Initially, her efforts were not well received – by either the government or by her husband, member of parliament Mwangi Mathai. Complaining that she was too strong-minded and that he was unable to control her, Mwangi Mathai filed for divorce in 1979. When the judge granted the application, Maathai derided him as incompetent, earning herself a six-month prison sentence, of which she served three days. After her lawyer secured her release, Maathai’s ex-husband persuaded the court to order that she stop using his surname. She got the last laugh by adding an “a”.

“Sometimes I wonder how I would have evolved had I remained married to this man. What would I have been? For sure, he would never have allowed me to do what I have done,” she says, laughing at the idea that she could ever have remained under the thumb. “Society had not yet seen a woman, a very vocal and assertive woman, with my kind of qualifications. As we all know, sometimes when a woman becomes very successful, the man is under pressure to show that he is not being affected by her, or influenced by her. Unfortunately, sometimes men are not able to put up with that pressure, so they have to go.”

Her troubles did not end there, however.

In 1982, Maathai decided to run for the parliamentary seat in her home region of Nyeri. The courts declared she was ineligible to run because of a technicality, which Maathai believed was politically motivated. She was then denied her academic job back, a move that also saw her evicted, because she lived in university housing. Still, she was not dissuaded.

“I was young, I was energetic, I was idealistic, and I did not see why I should stop. I was so determined to do the right thing that I became more committed and more determined. I knew it was a game they were playing,” she says, “and sooner or later they would have to stop that game.”

Two decades of general harassment followed, as Maathai lobbied against president Daniel arap Moi’s government, including opposing its plans to build a 60-storey government building in the middle of Uhuru Park, Nairobi’s equivalent of Hyde Park. Her protests saw her beaten and jailed, and landed her on an assassination hit list in the early 1990s. Moi described Maathai as a “mad woman” and parliament derided her Green Belt Movement, which was established as a formal organisation in 1986, as “a bunch of divorcees”.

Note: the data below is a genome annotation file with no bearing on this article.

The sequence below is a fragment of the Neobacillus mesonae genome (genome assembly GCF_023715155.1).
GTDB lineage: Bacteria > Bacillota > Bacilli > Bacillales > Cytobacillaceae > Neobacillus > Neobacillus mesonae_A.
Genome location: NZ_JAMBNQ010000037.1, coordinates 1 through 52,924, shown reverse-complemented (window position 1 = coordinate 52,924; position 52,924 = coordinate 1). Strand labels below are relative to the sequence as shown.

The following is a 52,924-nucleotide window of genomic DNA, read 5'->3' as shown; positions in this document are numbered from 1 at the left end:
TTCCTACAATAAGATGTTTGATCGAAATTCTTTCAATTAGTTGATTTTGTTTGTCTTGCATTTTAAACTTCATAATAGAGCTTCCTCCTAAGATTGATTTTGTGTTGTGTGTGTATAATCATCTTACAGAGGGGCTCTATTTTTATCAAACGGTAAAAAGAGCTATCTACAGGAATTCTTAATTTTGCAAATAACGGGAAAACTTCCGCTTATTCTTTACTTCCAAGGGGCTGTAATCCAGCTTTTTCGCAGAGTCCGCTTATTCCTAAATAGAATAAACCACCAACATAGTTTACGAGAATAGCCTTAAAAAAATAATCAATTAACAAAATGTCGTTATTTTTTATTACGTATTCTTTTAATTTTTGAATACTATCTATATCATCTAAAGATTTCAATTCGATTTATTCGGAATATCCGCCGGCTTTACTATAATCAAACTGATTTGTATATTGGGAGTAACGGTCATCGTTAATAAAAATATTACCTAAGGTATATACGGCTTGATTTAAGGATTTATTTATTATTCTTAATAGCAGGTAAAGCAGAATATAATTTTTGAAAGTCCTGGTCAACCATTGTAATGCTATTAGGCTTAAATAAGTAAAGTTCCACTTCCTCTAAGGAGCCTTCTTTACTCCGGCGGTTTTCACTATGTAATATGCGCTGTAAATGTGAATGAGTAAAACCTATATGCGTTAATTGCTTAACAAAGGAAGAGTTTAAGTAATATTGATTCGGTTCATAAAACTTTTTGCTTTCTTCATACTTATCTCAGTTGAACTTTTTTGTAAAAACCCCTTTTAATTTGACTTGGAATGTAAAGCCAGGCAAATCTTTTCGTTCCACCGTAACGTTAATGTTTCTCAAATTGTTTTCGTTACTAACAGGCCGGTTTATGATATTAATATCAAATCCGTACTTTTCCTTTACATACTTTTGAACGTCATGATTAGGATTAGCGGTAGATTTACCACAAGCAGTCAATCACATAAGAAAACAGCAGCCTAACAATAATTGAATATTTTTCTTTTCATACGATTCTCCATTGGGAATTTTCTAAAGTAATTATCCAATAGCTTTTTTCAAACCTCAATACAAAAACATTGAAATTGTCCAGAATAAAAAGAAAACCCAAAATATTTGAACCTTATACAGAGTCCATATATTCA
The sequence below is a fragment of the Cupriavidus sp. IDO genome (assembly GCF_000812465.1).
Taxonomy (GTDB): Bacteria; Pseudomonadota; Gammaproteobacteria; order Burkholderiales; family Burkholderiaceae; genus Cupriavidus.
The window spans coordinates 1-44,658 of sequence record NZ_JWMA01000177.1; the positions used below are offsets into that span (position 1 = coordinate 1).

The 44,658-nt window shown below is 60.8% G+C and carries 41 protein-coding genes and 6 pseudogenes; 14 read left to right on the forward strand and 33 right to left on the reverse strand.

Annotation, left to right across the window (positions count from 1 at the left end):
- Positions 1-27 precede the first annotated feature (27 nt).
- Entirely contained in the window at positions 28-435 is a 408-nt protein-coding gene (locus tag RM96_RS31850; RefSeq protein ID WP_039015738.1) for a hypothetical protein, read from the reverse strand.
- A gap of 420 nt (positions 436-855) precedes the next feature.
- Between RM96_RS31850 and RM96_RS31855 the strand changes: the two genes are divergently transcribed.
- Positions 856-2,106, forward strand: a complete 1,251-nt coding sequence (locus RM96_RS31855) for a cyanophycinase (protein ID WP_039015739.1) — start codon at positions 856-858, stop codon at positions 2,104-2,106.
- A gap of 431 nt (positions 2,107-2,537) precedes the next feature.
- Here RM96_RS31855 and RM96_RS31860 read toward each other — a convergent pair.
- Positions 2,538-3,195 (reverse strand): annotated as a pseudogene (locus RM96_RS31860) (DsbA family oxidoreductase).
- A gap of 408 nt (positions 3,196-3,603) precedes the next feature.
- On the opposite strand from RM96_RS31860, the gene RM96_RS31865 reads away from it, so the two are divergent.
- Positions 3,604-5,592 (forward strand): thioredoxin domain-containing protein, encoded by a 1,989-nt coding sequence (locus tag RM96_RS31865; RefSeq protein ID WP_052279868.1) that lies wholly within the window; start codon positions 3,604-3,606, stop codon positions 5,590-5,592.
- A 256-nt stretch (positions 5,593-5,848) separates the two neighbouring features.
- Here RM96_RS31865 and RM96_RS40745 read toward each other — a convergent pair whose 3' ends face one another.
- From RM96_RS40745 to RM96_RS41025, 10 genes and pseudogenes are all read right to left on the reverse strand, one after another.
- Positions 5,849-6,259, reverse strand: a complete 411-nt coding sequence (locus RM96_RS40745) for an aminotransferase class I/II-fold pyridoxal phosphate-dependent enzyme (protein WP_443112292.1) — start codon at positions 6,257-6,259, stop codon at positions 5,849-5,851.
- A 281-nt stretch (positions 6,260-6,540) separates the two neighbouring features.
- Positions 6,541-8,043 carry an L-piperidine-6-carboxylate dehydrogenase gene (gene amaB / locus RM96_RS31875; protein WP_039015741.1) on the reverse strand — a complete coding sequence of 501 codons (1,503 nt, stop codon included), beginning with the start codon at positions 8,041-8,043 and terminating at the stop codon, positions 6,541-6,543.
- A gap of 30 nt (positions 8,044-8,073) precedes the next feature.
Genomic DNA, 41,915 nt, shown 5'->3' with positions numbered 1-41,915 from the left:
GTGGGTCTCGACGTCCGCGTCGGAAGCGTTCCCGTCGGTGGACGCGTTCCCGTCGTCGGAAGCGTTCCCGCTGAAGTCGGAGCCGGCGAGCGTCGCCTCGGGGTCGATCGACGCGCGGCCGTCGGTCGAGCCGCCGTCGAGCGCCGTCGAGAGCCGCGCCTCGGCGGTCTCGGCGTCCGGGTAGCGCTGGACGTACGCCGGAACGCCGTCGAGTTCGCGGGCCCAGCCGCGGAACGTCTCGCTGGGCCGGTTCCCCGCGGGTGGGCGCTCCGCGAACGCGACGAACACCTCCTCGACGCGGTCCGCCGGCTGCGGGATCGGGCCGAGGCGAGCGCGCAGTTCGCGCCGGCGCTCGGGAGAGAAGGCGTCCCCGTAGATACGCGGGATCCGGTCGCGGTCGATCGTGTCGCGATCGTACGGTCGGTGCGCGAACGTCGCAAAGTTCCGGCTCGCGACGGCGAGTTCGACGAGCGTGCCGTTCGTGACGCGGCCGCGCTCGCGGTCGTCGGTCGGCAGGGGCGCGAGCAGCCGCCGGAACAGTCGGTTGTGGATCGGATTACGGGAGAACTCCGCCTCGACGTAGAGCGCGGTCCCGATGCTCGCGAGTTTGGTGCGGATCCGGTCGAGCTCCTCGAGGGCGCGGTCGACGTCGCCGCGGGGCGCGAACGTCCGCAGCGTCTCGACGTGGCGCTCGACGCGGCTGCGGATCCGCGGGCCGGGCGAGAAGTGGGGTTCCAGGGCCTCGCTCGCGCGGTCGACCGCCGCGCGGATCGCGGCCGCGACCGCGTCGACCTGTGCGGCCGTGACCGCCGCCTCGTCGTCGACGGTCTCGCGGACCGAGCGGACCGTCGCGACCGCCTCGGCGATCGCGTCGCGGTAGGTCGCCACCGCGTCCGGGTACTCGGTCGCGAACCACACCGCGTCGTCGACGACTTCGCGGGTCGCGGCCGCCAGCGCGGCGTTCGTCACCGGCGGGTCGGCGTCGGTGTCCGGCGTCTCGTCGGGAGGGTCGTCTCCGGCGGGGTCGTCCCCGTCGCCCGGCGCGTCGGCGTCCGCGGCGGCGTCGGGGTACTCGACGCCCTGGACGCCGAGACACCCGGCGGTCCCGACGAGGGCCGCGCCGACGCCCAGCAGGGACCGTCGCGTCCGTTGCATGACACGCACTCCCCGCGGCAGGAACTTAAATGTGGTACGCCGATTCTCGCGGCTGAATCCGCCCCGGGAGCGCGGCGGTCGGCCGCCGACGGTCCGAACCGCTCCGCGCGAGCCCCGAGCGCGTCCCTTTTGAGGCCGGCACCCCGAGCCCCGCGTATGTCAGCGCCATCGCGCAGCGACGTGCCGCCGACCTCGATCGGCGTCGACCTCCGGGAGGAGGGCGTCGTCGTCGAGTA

“I think this is something that many women face, because in any society that is male dominated, women are not supposed to be able to think independently and to have good ideas,” she says, taking another sip of coffee. “If you don’t have a man beside you who would be assumed to be the source of the wisdom, you’re really going to be bashed right and left. That’s what I experienced for decades.”

Eventually, however, Maathai’s efforts began to be noticed. She started collecting awards in the late 1990s, culminating in the Nobel in 2004, a prize she calls “the best thing that could have happened to me. Not only did it validate what I had been doing, it also gave me an extraordinary international stage where I could explain to the people these issues,” she says. “I was able to explain to so many people how I came to the realisation that many, many conflicts – whether they are local or international – are conflicts over competition for resources: the land, the water, the minerals.”

It did, however, lead to some unwelcome attention. Maathai caused controversy when she was quoted as saying that HIV/Aids was “deliberately created by western scientists to decimate the African population”. Maathai says she was completely misrepresented, referring to the clarification she later posted on her website: “For too long, discussing HIV/Aids in our communities has been taboo. This must end … We must be frank about how the HIV virus spreads through unprotected sex or intravenous drug use, and how poverty and inequality between women and men are the major driving forces of the pandemic in Africa.” Now, she adds: “One of the disadvantages of being a Nobel laureate is that once people know that whatever you say gets attention, so many of them want to attach their issues to you.”